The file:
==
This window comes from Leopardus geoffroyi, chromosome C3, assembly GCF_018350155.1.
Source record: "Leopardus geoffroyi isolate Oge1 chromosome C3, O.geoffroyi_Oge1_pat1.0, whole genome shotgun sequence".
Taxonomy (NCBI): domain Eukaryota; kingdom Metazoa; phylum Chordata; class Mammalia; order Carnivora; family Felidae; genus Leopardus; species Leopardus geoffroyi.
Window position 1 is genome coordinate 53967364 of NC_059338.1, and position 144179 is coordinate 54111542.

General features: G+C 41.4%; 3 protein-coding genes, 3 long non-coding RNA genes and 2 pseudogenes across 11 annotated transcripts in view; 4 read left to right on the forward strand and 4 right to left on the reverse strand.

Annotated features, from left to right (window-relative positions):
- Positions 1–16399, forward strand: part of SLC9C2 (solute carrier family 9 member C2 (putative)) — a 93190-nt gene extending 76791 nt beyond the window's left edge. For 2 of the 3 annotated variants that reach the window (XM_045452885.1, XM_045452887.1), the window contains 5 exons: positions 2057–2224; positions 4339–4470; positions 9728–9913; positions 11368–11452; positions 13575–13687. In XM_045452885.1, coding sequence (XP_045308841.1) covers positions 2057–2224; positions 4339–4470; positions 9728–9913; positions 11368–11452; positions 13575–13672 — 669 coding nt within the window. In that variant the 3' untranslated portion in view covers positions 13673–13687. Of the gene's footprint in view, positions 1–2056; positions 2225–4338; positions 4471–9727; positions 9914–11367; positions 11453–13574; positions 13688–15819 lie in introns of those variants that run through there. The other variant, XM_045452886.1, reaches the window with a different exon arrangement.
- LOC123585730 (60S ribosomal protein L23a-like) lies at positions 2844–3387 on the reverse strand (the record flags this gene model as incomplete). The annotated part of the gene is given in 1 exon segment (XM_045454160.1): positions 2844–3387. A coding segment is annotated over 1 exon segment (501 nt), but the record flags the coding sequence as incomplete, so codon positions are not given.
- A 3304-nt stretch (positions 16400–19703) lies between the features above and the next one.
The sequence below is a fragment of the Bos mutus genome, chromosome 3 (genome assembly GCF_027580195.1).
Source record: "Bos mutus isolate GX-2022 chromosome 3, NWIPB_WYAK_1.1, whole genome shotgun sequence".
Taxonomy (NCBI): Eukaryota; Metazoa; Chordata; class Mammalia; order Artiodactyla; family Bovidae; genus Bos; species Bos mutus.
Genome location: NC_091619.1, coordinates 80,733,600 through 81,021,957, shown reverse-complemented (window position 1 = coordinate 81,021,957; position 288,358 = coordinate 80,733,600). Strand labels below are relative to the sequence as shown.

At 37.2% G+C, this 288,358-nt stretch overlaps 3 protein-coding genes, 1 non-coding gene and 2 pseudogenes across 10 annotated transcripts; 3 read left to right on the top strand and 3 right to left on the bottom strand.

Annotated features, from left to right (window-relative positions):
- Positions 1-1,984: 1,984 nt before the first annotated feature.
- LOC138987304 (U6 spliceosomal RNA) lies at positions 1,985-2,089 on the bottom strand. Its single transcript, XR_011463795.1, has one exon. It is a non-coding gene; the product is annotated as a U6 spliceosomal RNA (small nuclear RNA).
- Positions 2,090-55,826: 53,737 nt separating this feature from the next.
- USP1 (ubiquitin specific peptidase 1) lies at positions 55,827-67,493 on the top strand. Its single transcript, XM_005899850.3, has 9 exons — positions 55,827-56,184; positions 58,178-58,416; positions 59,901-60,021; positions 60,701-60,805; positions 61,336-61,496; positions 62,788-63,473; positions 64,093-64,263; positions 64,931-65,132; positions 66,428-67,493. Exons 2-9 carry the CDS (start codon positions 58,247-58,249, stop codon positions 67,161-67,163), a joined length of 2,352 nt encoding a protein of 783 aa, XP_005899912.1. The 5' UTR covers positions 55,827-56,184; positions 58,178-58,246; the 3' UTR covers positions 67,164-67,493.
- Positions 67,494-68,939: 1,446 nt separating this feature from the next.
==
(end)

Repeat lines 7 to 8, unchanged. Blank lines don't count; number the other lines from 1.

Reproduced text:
- Positions 1–16399, forward strand: part of SLC9C2 (solute carrier family 9 member C2 (putative)) — a 93190-nt gene extending 76791 nt beyond the window's left edge. For 2 of the 3 annotated variants that reach the window (XM_045452885.1, XM_045452887.1), the window contains 5 exons: positions 2057–2224; positions 4339–4470; positions 9728–9913; positions 11368–11452; positions 13575–13687. In XM_045452885.1, coding sequence (XP_045308841.1) covers positions 2057–2224; positions 4339–4470; positions 9728–9913; positions 11368–11452; positions 13575–13672 — 669 coding nt within the window. In that variant the 3' untranslated portion in view covers positions 13673–13687. Of the gene's footprint in view, positions 1–2056; positions 2225–4338; positions 4471–9727; positions 9914–11367; positions 11453–13574; positions 13688–15819 lie in introns of those variants that run through there. The other variant, XM_045452886.1, reaches the window with a different exon arrangement.
- LOC123585730 (60S ribosomal protein L23a-like) lies at positions 2844–3387 on the reverse strand (the record flags this gene model as incomplete). The annotated part of the gene is given in 1 exon segment (XM_045454160.1): positions 2844–3387. A coding segment is annotated over 1 exon segment (501 nt), but the record flags the coding sequence as incomplete, so codon positions are not given.